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The Kentucky League of Cities and the Kentucky Association of Counties, among other organizations, have been in the media quite a bit lately because of perks paid to their leaders, lax oversight by their board members, and an otherwise insensitive attitude toward the taxpayers who pay for it all.
That’s the bad news, and it’s been inescapable. There is a kernel of good news to go with it, though. In the weeks since these patterns came to light, many of those responsible have stepped down and those organizations have instituted changes that will help ensure the rules are not abused in the future. City and county officials who pay their dues and buy their insurance from KLC and KACo have taken a closer look at what they’re getting for your tax dollars, and how that money can be more wisely spent.
Leaders of both groups spoke before me and my colleagues on the Interim Joint Committee on Local Government in August. They understood the gravity of the situation, and we made sure they comprehended the need for even more action. I’m pleased that they’ve made progress since our meeting, and I look forward to working with them to ensure even more steps toward honesty and transparency down the road.
Their efforts are important for two reasons. The most obvious is that your tax dollars should be carefully guarded and used to their greatest potential. More broadly, though, they’re acting to restore confidence in their associations and the services they provide.
On the other hand, few people have faith that these changes would have been implemented without a light being shined on the abuses in the first place. Who knows what other organizations are wasting your money because their neglect hasn’t been revealed in the newspaper? Supreme Court Justice and Kentucky native Louis Brandeis famously noted that “sunshine is the best disinfectant,” and it’s as true now as it was 100 years ago.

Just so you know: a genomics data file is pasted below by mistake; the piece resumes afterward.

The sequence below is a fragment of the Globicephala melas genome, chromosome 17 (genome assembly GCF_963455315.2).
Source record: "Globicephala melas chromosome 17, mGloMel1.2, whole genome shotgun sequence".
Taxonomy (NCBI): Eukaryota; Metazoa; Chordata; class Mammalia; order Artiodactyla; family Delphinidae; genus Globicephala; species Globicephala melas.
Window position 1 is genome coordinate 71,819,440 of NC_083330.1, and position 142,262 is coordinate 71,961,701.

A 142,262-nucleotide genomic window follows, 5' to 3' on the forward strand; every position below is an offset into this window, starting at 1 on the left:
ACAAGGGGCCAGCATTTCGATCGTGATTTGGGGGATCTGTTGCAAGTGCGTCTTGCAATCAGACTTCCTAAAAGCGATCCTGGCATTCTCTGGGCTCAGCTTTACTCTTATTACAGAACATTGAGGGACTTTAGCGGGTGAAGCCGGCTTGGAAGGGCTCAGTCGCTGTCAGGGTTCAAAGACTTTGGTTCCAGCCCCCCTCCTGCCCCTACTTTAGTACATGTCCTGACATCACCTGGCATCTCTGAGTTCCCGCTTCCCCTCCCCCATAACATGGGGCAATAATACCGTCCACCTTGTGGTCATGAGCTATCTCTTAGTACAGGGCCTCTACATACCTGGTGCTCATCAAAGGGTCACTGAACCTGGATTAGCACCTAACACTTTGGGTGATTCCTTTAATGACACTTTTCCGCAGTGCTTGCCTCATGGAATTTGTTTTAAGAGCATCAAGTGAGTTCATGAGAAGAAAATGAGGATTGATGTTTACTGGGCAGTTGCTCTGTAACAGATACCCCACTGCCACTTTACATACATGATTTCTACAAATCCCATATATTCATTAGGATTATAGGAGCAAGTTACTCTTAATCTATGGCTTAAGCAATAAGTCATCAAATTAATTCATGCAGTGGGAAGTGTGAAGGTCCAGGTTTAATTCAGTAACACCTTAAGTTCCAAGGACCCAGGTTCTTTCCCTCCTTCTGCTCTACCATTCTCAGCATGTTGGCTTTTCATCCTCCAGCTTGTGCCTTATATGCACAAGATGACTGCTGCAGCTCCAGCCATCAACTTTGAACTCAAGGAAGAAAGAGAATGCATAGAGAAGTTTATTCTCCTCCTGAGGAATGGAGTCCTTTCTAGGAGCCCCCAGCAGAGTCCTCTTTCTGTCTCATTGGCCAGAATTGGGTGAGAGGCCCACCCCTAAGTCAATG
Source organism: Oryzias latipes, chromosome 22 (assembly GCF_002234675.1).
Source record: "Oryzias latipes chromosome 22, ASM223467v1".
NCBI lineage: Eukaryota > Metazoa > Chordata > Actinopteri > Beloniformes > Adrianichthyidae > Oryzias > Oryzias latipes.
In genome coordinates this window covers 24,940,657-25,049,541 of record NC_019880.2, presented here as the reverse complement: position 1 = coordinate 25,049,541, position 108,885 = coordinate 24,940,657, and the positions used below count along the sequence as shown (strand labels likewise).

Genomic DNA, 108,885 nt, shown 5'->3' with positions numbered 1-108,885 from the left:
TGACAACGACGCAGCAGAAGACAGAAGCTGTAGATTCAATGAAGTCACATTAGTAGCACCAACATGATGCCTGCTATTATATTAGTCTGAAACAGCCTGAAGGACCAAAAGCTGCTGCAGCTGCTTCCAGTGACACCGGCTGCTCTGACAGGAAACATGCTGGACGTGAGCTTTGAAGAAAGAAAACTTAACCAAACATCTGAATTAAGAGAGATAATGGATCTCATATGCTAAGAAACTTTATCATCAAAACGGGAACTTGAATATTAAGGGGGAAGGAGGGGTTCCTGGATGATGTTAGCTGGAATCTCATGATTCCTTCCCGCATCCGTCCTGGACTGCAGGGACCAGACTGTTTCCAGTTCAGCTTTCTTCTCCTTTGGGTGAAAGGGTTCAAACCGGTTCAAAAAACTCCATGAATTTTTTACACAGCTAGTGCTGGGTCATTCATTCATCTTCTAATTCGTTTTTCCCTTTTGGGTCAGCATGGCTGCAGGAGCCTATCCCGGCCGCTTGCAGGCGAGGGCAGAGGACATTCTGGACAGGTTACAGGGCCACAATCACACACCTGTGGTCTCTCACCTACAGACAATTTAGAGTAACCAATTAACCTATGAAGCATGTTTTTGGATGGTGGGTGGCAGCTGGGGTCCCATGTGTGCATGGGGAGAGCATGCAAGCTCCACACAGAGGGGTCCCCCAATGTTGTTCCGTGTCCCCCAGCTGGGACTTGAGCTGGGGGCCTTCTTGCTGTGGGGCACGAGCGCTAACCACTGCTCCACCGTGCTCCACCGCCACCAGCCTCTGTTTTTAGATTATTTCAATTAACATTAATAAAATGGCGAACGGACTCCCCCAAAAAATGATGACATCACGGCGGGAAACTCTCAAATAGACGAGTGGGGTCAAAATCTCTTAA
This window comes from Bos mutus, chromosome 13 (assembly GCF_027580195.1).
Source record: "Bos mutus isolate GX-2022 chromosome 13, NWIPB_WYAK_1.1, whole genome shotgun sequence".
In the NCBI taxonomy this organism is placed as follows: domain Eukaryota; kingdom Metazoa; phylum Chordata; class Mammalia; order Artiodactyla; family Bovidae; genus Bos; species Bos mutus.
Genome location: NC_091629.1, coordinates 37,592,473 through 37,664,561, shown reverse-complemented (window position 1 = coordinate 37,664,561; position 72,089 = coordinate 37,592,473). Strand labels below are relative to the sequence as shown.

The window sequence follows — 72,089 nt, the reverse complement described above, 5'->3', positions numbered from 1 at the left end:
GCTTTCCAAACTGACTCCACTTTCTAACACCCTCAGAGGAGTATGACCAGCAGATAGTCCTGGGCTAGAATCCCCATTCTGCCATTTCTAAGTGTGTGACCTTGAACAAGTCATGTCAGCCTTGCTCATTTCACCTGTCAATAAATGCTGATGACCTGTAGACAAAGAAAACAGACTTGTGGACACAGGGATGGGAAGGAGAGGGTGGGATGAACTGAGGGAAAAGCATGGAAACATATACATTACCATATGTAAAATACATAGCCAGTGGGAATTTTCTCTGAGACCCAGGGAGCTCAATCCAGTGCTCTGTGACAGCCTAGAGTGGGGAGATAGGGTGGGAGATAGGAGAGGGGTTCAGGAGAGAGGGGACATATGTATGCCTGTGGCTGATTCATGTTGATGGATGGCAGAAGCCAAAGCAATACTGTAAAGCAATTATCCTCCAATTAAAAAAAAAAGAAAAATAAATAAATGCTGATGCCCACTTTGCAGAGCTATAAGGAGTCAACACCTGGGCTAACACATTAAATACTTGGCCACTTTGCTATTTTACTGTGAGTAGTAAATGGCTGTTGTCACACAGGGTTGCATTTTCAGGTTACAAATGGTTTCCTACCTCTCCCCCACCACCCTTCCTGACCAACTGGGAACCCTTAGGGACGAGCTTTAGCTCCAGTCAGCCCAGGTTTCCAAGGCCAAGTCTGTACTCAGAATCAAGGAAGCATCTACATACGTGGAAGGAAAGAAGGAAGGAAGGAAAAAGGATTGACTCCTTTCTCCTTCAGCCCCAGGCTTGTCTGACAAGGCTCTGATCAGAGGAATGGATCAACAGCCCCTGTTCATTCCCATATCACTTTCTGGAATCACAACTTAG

Along with Rep. Jim DeCesare(R- Bowling Green), I’m drafting legislation that would require all state government spending to be placed in an online database that anyone could search. Part of the problem with KLC and KACo is that few people knew where the money was going, so there was little incentive to stay accountable. With any Kentuckian able to track how tax dollars are being spent, public officials will recognize the need to make every penny count. They’ll know that if they waste money on some unnecessary project, the people will find out and demand answers.
In that way, government and public organizations are like children: if they know they’re being watched, they’re more likely to behave. And making them behave in the first place is much more effective than punishing them when they misbehave.
(Senator Thayer represents the 17th Senate District, which includes Grant, Owen, and Scott Counties and part of Kenton County. He welcomes your concerns or comments toll-free at 800-372-7181 or email at email@example.com.)